Does silence and inaction in the face of a contractual breach constitute acceptance of the contractual repudiation? This is the issue which confronted the Ontario Court of Appeal in its recent decision in Brown v. Belleville (City).
The facts of the decision in Brown are, briefly, as follows. Decades ago, the Township of Thurlow, which subsequently amalgamated with the City of Belleville (the “City”), entered into an agreement with a farmer undertaking to perpetually maintain and repair a storm sewer drainage system on the farmer’s land (the “Agreement”). The land in question was sold to third parties called the Pleizers. The Pleizers attempted in 1980 to enforce the Agreement. The City disavowed any obligations under the Agreement. The Pleizers took no further positive steps to enforce the Agreement against the City.
In 2003, the Pleizers sold the land to the Browns. The Browns then requested the City in 2004 to honour its obligations under the Agreement. The City refused to do so. Neither the Pleizers nor the Brown acted in way that was inconsistent with the Agreement. The Browns ultimately sued the City in 2011 seeking specific performance of the Agreement or damages for its breach. The City then asserted that the Browns’ claim was barred by the expiry of a governing limitation period, arguing that the claim for breach of contract would have crystallized when it first refused to honour the Agreement back in 1983 (or, at the latest, in 2004).
In this context, the Court of Appeal revisited and clarified the governing principles of repudiation. To begin with, the Court stated that “[a] repudiatory breach or an anticipatory repudiation of contract does not, in itself, terminate or discharge a contract.” Rather, the innocent party has an election to make in the face of such a repudiation. It can disaffirm or affirm the contract. “Acceptance” of the repudiation means that an election has been made to disaffirm the contract. In such a case, the contract is terminated. Rejecting the repudiation, on the other hand, means that the contract continues to subsist.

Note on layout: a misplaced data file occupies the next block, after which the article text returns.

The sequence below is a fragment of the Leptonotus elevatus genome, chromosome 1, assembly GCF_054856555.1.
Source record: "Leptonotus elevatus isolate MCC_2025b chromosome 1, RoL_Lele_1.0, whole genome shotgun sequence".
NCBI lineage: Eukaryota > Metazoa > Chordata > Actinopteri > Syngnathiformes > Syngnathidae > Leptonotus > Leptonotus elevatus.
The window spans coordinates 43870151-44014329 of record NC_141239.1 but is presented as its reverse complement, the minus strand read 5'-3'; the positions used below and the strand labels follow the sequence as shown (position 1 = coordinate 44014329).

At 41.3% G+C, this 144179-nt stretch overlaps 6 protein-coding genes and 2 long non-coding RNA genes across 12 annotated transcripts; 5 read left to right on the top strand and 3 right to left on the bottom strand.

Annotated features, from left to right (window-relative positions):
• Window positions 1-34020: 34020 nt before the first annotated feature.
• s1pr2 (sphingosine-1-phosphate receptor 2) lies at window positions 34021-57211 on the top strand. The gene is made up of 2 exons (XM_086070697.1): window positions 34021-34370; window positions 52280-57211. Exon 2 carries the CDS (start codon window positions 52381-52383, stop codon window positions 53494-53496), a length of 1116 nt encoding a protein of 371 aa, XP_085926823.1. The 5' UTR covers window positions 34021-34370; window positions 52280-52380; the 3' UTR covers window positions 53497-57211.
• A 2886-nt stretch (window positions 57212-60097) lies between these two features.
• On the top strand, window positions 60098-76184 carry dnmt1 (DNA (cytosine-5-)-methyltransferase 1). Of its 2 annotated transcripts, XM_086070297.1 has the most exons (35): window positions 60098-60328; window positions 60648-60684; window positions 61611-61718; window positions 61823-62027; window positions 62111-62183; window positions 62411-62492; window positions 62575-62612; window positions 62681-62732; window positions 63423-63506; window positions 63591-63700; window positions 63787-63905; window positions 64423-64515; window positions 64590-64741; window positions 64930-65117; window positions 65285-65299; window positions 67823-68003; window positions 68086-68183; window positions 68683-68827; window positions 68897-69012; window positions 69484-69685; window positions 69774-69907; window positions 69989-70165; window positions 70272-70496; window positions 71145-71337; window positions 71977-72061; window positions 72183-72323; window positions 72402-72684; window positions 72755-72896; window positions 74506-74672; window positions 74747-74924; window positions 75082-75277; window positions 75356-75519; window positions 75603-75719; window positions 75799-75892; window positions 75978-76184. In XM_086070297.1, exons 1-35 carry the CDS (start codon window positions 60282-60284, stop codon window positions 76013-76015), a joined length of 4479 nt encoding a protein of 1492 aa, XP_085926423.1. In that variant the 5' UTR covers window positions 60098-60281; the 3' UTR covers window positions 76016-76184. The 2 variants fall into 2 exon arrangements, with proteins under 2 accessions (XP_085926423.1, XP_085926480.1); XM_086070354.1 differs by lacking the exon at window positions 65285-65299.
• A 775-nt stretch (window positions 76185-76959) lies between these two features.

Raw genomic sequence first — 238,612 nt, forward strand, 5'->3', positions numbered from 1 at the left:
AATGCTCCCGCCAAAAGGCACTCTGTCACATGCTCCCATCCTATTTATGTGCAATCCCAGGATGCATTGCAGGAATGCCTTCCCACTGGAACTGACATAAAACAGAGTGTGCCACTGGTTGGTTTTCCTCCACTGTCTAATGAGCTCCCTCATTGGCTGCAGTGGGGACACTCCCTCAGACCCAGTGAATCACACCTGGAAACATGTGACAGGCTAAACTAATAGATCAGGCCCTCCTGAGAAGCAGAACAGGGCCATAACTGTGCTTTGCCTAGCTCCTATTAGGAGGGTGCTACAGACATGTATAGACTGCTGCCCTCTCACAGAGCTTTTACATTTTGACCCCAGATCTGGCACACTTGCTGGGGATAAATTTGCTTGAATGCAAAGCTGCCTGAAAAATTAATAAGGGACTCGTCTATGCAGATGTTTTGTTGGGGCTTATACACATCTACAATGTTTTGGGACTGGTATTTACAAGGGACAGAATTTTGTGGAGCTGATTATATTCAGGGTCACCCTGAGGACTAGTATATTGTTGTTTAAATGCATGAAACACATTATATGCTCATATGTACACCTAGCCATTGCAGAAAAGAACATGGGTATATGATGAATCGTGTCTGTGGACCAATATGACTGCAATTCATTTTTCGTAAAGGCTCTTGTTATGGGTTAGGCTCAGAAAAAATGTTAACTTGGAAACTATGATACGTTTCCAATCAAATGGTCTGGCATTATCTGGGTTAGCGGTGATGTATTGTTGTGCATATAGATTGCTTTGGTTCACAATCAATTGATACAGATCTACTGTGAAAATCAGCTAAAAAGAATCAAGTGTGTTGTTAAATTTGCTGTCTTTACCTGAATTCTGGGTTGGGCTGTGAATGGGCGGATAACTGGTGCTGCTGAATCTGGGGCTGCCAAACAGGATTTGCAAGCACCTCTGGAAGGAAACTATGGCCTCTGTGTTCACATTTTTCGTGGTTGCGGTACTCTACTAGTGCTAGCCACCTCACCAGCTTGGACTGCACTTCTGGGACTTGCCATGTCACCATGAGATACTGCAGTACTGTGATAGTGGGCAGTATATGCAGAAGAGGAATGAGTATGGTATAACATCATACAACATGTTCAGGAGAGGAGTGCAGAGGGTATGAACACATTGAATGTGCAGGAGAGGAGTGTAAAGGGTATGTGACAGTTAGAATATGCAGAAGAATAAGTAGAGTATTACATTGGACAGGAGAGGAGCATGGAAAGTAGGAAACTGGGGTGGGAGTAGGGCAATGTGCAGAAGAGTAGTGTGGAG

The Court went on to state that:
“[W]here the innocent party to a repudiatory breach or an anticipatory repudiation wishes to be discharged from the contract, the election to disaffirm the contract must be clearly and unequivocally communicated to the repudiating party within a reasonable time.”
The Court did, however, acknowledge that “[c]ommunication of the election to disaffirm or terminate the contract may be accomplished directly, by either oral or written words, or may be inferred from the conduct of the innocent party in the particular circumstances of the case.”
Significantly, the Court went on to note that silence or inaction in the face of a repudiation will generally fall short of satisfying the requirement of clear and unequivocal communication to the repudiating party of the adoption of the repudiatory breach. The Court, in contrast, noted that “overt” actions by an innocent party may in some circumstances constitute acknowledgement that the repudiated contract has been terminated. Moreover, the Court stated that “the burden to establish the acceptance the repudiation of a contract is on the party asserting acceptance”.
Curiously, and somewhat inconsistently, the Court of Appeal went on to indicate that despite the lack of evidence indicating that the repudiation of the Agreement had been accepted, it was nevertheless possible for the City to argue that the Agreement had been mutually abandoned – an argument which was left to be determined for another day.
The decision in Brown nevertheless clarifies that mere inaction in the face of a repudiatory breach of a contract does not amount to acceptance of the repudiation. Although acceptance can be indicated by conduct, the conduct must generally entail positive action which clearly and unequivocally communicates such acceptance.
The Court’s ruling in Brown also raises interesting issues regarding privity of contract, which will be addressed in a future post.